Why 4% Won’t Cut It
Senator John Hoffman and Senator Kent Eken explain why they are advocating for a 5% increase for home and community-based caregivers.
The fate of nearly 91,000 home and community-based caregivers and staff’s futures await a vote in St. Paul.
The 5% Campaign has worked tirelessly for more than a year to secure a modest 5% increase for caregivers and the services they provide across the state. Last week the House and Governor announced 4% increases in their respective budgets; but Senator Eken (DFL-Twin Valley), the chief author of 5% campaign legislation in the Senate, and Senator Hoffman (DFL-Champlin, Brooklyn Park and Coon Rapids), a co-author of the bill explain why a 4% increase just isn’t enough.
“We’ve fallen behind in supporting this industry; these caregivers deserve fair compensation for all of the difficult, labor intensive work and support they provide to people with disabilities and older adults. Without these dedicated workers hundreds of thousands of Minnesota families would be at a loss. Now is the year for us to give home and community based care givers the support they deserve,” said Sen. Eken.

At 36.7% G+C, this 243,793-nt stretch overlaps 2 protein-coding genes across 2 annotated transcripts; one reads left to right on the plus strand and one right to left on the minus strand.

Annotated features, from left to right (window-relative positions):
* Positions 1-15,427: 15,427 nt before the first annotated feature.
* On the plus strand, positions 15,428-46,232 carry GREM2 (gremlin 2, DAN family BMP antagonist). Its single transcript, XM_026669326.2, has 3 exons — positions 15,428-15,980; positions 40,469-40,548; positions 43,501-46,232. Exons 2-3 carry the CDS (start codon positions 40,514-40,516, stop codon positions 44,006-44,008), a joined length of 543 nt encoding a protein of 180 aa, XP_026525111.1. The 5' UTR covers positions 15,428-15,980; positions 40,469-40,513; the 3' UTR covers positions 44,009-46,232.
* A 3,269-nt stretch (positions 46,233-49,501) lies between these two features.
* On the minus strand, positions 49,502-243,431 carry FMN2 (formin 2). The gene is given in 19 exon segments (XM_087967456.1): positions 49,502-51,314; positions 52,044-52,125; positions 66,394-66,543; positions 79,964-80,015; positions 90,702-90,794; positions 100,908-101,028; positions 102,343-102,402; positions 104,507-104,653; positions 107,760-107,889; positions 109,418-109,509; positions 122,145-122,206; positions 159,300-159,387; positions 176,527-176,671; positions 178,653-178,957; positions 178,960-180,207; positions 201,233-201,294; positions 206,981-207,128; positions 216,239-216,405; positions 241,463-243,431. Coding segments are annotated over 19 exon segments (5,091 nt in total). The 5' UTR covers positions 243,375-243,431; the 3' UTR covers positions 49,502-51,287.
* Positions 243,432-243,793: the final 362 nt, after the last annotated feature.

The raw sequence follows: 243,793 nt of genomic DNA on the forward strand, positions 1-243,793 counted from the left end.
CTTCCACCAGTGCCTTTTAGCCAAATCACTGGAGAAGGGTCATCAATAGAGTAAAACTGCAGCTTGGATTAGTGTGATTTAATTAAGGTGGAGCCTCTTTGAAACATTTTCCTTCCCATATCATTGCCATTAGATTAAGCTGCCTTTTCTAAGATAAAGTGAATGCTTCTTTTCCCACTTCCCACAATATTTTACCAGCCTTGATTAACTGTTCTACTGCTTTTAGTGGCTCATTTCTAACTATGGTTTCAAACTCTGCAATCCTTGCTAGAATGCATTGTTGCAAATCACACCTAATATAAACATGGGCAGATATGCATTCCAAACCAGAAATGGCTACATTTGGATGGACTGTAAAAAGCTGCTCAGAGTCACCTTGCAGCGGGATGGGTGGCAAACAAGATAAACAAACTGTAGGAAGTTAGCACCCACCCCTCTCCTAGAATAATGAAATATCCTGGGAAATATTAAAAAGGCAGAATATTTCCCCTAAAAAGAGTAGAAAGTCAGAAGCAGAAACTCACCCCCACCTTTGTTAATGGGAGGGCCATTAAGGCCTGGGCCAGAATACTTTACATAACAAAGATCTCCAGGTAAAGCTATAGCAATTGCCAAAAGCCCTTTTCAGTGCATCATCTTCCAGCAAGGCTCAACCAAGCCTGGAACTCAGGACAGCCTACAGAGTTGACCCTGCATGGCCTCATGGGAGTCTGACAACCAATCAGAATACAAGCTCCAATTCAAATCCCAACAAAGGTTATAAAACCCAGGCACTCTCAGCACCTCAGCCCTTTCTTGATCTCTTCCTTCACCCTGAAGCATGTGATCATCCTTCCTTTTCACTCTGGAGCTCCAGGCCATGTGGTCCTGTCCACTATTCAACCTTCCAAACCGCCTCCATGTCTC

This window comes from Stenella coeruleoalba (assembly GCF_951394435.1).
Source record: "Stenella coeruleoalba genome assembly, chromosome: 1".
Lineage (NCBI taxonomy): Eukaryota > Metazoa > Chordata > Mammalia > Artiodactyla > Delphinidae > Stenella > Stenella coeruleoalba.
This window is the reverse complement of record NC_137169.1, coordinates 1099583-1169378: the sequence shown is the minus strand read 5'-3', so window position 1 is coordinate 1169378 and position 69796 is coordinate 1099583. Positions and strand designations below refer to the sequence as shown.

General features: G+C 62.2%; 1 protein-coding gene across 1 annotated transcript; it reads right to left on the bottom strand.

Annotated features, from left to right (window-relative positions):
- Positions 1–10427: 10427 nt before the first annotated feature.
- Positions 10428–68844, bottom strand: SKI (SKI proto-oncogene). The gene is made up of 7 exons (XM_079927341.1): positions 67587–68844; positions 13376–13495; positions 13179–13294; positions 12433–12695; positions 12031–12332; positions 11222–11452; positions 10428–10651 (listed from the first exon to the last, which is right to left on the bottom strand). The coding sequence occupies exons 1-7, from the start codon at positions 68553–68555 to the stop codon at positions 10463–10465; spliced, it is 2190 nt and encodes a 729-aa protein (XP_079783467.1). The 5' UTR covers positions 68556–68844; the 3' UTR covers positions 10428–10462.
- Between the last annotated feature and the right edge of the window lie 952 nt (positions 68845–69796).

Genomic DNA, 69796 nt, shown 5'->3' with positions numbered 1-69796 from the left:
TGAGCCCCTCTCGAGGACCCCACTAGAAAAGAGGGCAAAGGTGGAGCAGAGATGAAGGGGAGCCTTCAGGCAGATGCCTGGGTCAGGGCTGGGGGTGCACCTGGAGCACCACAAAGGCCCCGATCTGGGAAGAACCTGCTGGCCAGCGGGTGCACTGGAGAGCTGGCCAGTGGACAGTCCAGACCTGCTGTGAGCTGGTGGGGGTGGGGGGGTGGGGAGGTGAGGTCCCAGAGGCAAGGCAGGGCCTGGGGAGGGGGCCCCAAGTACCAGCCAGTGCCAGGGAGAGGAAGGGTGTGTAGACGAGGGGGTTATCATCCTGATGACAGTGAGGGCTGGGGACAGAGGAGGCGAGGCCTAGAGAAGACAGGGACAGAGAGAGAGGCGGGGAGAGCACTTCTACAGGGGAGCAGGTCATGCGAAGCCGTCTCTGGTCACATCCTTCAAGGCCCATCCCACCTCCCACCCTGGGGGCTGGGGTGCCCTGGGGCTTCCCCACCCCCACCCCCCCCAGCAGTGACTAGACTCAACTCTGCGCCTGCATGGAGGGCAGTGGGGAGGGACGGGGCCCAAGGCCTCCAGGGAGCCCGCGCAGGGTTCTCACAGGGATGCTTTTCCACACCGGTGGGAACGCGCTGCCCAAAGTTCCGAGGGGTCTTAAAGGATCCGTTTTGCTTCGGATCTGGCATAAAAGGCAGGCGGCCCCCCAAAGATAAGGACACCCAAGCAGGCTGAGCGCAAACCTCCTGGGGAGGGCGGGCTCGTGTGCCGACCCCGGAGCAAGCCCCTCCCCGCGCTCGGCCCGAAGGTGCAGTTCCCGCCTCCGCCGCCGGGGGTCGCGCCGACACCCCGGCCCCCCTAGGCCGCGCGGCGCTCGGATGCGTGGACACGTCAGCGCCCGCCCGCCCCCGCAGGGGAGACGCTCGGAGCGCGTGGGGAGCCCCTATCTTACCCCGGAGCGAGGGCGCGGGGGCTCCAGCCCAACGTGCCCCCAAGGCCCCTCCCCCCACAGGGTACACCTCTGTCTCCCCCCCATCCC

“The 5% Campaign is about maintaining quality care for thousands of people across the state. Caregivers do this work because of the differences they can make. Too often though, they just can’t make ends meet and they have to find alternative work in order to pay the bills. By ensuring a 5% increase the legislature can help maintain quality care and help lower turnover rates” said Sen. Hoffman.
Consistent staff with low turnover is the foundation for quality care. By giving home and community based caregivers a 5% rate increase, service providers will be able to better retain staff, reduce turnover and maintain consistent high quality care. The only way this group of workers receives a pay increase, is if the legislature allocates it to them. These caregivers have gone six years without a rate increase and have faced almost a decade of budget cuts. This has directly inhibited the industry to recruit and retain employees. A 5% increase is a modest amount given the breadth and depth of services caregivers provide.